UPDATE OCTOBER 2013: This bill has been dropped and will not be voted on at this time.
What is in the law?
1. Display Ban: Prohibit the display of tobacco products or tobacco product packing by all retail dealers of tobacco products (convenience stores, gas stations, new stands, bodegas, etc.)
Tobacco products (which include, but are not limited to, any cigar, little cigar, chewing tobacco, pipe tobacco, roll-your-own tobacco, snus, bidi, snuff or dissolvable tobacco product) must be stored out of public view, except during a purchase by an adult consumer or restocking by a store employee
Products can be kept in cabinets, drawers, under the counter, behind a curtain or in any other concealed location
This provision does not apply to tobacco product advertising
2. Adult-only Tobacco Store Age Restrictions: Update the age restriction for retail tobacco stores, making it so that no person under the age of 18 is allowed in the store, unless they are accompanied by a parent or guardian.
The display ban provision does not apply to ‘retail tobacco stores’ (Cigar stores, discount cigarette stores)
3. Penalties: Violations will result in civil penalties of $1000 for a first offense in a five year period, $2000 for a second, and $5000 for a third or subsequent violation within five years.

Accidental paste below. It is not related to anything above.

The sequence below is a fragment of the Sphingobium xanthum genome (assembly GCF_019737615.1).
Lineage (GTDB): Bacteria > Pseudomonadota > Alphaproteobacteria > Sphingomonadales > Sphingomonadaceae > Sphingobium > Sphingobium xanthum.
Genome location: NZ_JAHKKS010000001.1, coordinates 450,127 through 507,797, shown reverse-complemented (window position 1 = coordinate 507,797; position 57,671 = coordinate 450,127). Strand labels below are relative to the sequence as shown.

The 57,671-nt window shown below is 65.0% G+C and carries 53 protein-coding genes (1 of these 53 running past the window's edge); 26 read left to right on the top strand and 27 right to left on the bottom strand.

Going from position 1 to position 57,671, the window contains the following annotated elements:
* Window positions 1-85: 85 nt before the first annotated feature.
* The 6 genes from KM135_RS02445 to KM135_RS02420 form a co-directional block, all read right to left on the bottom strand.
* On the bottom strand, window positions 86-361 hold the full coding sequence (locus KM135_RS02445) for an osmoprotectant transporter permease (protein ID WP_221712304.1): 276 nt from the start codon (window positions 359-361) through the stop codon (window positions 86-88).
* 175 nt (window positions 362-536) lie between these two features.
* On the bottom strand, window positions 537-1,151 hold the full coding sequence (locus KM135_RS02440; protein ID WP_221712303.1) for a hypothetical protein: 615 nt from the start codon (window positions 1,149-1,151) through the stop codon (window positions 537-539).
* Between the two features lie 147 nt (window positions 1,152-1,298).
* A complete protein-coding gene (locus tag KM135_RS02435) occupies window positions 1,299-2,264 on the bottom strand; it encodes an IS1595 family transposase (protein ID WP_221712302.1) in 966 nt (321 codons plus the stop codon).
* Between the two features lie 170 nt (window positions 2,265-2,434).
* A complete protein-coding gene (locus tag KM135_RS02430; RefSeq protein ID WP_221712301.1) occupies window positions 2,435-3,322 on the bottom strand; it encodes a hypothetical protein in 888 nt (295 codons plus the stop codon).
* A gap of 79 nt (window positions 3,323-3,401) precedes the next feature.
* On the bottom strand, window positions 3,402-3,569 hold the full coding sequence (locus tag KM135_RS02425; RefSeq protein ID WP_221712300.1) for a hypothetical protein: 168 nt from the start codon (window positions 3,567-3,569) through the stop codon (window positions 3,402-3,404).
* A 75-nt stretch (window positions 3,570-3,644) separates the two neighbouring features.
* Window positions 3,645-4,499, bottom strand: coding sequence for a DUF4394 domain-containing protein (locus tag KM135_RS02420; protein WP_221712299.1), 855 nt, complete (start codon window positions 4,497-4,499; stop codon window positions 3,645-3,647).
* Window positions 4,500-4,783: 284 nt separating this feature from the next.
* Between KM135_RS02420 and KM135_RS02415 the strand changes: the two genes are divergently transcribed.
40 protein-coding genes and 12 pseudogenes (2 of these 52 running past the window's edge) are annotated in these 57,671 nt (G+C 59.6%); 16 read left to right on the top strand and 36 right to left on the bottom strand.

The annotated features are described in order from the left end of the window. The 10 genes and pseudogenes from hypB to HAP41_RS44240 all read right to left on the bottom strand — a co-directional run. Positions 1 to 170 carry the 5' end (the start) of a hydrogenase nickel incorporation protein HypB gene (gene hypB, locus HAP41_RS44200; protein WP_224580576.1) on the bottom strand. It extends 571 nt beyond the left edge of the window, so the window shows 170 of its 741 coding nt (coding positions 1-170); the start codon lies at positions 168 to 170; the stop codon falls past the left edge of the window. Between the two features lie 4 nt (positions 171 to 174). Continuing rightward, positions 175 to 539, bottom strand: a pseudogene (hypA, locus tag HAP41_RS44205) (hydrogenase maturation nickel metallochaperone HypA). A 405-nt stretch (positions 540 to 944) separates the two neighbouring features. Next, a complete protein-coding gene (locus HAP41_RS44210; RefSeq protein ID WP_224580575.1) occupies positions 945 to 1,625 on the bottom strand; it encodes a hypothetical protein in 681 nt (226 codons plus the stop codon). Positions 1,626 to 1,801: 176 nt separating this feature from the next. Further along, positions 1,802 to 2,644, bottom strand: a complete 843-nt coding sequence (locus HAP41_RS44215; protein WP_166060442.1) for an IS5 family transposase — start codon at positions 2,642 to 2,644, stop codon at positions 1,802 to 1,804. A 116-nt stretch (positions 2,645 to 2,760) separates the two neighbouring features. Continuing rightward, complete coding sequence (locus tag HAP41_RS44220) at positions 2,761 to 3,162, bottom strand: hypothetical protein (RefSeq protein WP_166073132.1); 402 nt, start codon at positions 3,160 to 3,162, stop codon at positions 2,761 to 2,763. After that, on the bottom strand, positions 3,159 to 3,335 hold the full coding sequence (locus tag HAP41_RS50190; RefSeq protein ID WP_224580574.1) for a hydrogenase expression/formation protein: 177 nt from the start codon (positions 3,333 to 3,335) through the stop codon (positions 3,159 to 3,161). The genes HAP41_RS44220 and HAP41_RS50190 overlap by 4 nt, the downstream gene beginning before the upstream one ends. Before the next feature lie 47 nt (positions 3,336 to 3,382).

The odds of ever smoking doubled for youth who visited show on a daily basis
An earlier study in the U.S. found, that among students who visited stores with tobacco retail advertising more frequently, 29% initiated smoking, compared to only 9% among those who reported visiting stores less than twice a month. This study provided evidence that exposure to retail advertising is a risk factor for smoking initiation.
A poll conducted by Quinnipiac University in April 2013 shows strong support for Mayor Bloomberg's proposed legislation to restrict the display of tobacco products in stores. The poll, released on April 11, shows that 68% for voters in NYC favor the proposal; only 30% oppose it. The display ban received broad support with the majority of voters favoring the proposal across gender, race, age, political affiliation and borough location. These results are consistent with findings from The Tobacco Behavior and Public Opinion Survey (2009, 2010) which showed increasing support for keeping tobacco products out of customers' view from both smokers and non-smokers.